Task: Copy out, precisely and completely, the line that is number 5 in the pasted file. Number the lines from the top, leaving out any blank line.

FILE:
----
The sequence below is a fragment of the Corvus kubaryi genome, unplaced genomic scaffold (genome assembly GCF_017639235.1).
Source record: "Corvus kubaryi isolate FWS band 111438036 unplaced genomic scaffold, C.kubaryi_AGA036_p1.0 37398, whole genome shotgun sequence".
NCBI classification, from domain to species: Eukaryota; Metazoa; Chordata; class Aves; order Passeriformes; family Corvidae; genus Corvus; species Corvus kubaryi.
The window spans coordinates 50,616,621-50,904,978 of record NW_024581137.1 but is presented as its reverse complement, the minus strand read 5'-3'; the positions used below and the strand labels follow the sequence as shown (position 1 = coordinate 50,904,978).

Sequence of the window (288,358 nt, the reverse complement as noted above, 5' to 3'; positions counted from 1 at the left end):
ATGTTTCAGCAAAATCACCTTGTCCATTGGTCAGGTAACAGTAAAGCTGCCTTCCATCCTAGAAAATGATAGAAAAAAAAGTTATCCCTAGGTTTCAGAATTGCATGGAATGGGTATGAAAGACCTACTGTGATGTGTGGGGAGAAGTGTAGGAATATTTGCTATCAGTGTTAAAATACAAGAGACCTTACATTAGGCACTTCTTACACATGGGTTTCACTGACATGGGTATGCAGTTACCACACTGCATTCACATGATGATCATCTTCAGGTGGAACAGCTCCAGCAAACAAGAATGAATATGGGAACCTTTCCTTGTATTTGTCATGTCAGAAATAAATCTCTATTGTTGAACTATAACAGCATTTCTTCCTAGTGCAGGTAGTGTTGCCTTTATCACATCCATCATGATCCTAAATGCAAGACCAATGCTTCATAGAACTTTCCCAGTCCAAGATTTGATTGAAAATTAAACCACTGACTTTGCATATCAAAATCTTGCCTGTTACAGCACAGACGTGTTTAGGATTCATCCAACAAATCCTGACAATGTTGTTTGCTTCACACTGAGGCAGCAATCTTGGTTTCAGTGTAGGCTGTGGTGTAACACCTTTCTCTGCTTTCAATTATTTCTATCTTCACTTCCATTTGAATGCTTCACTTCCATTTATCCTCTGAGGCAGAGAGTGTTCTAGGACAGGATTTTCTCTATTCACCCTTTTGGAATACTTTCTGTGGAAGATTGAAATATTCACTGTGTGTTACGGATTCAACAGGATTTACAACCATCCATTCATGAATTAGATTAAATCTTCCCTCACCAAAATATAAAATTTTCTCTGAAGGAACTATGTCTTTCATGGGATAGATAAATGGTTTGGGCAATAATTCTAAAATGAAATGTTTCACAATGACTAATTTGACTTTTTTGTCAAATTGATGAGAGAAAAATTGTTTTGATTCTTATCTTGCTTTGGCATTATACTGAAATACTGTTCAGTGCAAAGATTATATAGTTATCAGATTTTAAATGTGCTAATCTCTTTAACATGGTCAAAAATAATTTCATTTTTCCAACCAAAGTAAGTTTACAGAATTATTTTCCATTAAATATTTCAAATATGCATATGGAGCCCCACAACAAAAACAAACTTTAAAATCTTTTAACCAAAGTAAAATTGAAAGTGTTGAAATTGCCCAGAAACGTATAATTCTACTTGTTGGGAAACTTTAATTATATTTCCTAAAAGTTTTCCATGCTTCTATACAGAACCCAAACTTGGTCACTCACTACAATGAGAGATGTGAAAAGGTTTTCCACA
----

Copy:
Sequence of the window (288,358 nt, the reverse complement as noted above, 5' to 3'; positions counted from 1 at the left end):